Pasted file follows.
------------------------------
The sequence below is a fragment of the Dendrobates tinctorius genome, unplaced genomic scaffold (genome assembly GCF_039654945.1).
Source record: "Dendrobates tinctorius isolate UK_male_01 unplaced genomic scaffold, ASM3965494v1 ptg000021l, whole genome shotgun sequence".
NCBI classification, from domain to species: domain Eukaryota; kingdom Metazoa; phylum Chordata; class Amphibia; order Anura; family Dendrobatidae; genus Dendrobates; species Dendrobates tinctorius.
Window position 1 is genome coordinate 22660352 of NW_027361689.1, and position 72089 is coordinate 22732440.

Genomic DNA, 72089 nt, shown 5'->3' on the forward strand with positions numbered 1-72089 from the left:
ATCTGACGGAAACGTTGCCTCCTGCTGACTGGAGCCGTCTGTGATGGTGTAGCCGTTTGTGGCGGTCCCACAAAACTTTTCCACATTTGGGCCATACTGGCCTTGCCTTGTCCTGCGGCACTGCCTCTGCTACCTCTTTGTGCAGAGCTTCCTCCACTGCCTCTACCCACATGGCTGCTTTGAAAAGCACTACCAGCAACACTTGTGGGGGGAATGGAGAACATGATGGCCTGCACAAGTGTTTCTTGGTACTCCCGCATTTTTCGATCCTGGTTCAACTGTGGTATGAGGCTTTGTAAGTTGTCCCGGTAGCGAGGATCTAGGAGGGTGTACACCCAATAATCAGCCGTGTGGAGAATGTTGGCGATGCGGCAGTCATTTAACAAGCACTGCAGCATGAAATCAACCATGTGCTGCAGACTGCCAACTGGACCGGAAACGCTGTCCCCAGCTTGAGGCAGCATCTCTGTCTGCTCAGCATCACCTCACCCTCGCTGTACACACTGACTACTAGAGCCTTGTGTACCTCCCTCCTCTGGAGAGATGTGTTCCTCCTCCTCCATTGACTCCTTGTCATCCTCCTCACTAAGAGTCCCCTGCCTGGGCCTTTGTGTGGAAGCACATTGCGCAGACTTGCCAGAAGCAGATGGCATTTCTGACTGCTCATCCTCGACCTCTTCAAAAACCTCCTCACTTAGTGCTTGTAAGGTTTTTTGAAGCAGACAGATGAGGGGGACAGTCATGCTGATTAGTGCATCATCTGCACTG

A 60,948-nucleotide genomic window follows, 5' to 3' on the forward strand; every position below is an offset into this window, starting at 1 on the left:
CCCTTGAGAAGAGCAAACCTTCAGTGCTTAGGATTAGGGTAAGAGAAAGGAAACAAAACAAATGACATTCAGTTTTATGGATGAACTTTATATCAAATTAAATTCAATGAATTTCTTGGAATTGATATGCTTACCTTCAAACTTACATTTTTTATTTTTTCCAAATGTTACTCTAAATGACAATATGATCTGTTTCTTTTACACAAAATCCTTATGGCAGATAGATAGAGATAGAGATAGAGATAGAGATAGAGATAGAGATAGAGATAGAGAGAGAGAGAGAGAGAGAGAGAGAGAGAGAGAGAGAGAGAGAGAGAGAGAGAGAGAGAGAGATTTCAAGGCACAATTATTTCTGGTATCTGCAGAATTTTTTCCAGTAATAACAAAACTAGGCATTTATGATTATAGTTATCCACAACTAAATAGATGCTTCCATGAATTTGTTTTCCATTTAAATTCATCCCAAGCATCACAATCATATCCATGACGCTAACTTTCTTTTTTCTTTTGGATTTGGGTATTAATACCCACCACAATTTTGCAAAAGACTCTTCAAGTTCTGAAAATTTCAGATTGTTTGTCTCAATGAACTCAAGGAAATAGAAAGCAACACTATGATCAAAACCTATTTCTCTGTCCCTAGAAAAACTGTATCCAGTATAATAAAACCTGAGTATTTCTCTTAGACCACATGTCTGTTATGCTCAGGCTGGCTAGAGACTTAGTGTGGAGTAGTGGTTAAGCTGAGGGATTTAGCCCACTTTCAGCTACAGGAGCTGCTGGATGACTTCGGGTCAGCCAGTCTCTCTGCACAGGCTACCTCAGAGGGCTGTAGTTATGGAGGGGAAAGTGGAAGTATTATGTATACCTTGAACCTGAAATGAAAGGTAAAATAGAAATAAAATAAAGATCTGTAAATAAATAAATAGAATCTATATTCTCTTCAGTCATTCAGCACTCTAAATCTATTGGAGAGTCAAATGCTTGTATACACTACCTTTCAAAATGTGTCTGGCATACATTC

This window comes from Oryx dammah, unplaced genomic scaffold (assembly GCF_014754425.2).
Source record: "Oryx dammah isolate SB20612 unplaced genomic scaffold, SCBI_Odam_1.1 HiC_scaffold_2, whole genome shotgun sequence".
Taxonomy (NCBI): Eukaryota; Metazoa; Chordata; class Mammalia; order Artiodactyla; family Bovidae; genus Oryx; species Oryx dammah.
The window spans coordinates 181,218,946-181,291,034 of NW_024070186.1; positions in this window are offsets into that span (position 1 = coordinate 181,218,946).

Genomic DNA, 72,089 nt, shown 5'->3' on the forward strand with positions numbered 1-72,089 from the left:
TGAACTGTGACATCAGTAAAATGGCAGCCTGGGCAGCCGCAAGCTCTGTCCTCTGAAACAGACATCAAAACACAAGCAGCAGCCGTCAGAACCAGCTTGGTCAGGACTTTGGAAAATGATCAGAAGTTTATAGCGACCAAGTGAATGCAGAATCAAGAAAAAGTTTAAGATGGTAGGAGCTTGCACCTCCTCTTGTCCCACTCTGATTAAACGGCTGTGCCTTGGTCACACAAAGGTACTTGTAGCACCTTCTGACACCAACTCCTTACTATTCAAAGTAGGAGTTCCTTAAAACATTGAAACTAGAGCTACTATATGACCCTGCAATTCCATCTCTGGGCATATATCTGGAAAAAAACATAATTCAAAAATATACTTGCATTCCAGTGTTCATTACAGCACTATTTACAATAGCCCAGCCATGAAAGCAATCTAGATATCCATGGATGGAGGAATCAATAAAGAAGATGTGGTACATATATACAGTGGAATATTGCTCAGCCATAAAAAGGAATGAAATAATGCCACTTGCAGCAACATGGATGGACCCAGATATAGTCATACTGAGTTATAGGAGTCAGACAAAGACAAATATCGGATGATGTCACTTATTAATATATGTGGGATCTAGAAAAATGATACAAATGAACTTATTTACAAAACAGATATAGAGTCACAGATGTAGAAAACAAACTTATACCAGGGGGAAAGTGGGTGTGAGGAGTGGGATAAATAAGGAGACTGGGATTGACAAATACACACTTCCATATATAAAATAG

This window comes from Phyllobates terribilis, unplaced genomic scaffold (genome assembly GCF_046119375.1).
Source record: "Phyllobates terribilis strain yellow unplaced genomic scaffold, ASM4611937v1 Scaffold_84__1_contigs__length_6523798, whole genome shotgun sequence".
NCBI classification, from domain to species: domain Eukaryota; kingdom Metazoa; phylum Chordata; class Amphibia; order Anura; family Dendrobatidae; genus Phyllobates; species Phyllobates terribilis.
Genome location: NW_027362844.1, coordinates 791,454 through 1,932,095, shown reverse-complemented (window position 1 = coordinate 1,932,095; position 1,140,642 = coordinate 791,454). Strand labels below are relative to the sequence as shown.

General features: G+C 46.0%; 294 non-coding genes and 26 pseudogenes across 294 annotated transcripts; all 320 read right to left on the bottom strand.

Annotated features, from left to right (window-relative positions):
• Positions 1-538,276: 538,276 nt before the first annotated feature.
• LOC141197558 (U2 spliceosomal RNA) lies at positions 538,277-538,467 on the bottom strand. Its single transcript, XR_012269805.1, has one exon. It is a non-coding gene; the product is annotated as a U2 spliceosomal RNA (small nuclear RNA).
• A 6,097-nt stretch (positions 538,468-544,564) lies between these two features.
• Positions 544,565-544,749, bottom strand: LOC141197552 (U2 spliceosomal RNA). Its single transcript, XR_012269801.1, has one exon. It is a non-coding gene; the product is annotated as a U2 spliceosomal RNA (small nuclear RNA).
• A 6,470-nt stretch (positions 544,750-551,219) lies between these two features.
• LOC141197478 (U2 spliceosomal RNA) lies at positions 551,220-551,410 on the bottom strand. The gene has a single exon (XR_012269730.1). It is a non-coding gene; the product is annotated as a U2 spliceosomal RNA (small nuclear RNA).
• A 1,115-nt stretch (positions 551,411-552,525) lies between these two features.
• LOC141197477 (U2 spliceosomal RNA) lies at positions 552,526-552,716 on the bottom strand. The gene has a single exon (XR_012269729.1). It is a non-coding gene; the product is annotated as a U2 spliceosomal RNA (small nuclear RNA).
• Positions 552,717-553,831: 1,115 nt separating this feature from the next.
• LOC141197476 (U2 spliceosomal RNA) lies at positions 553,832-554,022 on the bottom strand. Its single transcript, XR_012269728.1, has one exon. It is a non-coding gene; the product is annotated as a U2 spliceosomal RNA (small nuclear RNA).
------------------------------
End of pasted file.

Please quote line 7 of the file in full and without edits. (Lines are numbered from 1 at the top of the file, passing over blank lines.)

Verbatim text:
A 60,948-nucleotide genomic window follows, 5' to 3' on the forward strand; every position below is an offset into this window, starting at 1 on the left: